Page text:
We are camped not ten miles from where the Virginia Company established the Jamestown colony, settling themselves in land already settled for hundreds of years by native peoples.
In the mornings I wake up and look out our front window onto the Gordon Creek. This morning, I was up early enough to catch the sun just above the plane of the water (didn’t actually see it break that plane, not quite that early). There are shallow reedy patches at spots, and they broke up the deep orange reflected sunlight, like little islands in lava.
And birds, so many birds. Singing. They know it’s Spring, I guess. The roads here are lined with fields in their Spring greenest, too, and fruit trees covered in flower. It’s warm, but the bugs aren’t out yet and the humidity is low. Yesterday evening I sat outside and read.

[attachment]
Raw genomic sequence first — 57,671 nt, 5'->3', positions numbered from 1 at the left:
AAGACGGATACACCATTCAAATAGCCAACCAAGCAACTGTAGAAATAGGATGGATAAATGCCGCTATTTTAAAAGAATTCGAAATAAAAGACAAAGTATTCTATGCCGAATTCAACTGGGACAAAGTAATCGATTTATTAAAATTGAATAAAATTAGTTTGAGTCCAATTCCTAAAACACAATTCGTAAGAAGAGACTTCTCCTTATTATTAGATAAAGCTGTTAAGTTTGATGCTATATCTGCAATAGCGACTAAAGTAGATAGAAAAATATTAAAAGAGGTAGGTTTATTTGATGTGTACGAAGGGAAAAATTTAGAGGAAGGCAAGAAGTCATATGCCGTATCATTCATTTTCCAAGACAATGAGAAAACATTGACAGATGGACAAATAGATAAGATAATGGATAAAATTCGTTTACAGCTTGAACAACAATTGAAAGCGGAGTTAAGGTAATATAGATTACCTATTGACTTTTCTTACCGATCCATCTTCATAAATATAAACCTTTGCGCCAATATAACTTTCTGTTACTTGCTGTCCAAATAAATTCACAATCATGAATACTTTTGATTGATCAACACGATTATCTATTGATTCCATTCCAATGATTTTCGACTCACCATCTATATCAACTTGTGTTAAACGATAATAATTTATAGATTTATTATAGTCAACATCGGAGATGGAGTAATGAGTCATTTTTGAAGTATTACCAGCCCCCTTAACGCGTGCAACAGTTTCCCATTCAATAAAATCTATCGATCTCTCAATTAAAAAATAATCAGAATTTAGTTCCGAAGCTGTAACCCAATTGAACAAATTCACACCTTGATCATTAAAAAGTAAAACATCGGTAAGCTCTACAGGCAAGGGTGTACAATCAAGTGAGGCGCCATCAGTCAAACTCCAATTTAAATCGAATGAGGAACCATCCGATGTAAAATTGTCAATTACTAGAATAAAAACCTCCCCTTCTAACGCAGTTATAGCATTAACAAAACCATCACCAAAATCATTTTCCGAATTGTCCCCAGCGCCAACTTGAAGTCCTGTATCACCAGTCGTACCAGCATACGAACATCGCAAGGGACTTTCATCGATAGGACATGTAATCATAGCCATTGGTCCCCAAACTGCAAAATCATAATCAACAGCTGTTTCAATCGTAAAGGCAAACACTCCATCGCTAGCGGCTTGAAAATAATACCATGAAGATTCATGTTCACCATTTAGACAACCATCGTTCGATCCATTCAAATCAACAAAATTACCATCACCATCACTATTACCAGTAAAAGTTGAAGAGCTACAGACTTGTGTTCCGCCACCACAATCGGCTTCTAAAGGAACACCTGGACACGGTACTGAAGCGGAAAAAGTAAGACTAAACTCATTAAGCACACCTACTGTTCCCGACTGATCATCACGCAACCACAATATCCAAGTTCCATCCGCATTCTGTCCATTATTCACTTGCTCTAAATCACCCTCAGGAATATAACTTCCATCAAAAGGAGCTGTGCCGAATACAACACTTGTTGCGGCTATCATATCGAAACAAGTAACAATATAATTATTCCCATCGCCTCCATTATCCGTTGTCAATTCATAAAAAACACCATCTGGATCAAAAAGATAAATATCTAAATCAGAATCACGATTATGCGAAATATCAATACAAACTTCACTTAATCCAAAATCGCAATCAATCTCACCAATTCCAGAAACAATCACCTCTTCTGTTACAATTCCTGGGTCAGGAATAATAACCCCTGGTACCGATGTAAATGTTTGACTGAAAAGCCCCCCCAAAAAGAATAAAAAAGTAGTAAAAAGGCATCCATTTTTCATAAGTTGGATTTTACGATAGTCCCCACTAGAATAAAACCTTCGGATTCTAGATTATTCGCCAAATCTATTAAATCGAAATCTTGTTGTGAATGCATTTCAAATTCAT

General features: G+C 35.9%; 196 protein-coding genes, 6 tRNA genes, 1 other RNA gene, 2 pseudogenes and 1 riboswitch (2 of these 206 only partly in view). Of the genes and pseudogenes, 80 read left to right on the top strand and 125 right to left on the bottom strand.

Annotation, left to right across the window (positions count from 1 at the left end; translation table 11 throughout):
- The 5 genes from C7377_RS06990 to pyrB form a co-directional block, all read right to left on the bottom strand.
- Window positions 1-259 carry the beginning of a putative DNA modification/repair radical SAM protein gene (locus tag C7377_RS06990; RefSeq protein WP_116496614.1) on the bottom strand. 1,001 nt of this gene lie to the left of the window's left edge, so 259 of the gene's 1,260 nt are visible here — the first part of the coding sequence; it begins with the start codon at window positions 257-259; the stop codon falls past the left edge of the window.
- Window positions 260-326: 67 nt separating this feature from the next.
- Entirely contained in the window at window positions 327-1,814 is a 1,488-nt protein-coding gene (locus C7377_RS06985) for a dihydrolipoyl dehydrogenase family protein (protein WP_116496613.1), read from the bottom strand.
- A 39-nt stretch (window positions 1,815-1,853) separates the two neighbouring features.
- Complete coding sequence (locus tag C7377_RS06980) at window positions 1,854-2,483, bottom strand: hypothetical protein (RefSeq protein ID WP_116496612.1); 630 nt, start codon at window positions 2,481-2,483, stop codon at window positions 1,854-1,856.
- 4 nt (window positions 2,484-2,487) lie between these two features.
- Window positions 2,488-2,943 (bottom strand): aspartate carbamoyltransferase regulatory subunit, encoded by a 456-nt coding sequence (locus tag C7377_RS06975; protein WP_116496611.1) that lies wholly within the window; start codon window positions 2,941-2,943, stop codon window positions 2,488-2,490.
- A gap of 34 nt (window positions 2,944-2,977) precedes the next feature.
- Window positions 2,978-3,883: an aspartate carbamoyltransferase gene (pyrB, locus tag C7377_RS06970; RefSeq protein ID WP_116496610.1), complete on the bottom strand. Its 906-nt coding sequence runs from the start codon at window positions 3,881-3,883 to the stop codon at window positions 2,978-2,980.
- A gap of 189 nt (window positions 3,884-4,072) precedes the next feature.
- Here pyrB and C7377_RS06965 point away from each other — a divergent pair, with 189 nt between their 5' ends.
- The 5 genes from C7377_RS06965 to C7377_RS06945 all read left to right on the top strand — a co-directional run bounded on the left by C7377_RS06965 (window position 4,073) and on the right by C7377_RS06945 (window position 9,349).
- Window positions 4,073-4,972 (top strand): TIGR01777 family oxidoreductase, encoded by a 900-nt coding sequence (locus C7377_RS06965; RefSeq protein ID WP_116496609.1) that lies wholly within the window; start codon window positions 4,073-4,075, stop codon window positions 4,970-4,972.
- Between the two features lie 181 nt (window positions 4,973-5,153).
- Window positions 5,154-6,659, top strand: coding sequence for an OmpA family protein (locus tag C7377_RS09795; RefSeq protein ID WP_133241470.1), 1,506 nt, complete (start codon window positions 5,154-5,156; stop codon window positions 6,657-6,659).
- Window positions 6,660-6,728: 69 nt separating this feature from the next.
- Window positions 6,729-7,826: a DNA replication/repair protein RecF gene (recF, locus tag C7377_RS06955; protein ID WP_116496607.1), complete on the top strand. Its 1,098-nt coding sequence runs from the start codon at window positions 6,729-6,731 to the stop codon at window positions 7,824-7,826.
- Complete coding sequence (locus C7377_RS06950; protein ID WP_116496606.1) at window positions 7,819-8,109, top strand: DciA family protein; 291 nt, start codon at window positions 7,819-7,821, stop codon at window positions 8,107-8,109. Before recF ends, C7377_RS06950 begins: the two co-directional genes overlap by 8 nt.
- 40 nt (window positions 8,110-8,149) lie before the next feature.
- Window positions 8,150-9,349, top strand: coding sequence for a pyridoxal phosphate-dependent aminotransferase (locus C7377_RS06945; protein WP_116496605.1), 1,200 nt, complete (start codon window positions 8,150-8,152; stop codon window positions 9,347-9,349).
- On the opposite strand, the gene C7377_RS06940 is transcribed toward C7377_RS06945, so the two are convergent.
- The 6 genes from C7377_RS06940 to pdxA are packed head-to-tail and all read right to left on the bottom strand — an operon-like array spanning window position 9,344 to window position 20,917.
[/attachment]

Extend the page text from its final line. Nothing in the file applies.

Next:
I like to imagine the colonists, and the Powhatan, maybe navigating the creek outside of our window, fishing or looking for game or exploring, killing each other. Four hundred years ago dragging reed-woven nets from a dugout canoe. Four hundred years ago for God and country.
Four hundred years is nothing. We’re talking ten to fifteen generations. So long ago, but really nothing. I can almost see them out there, hear them.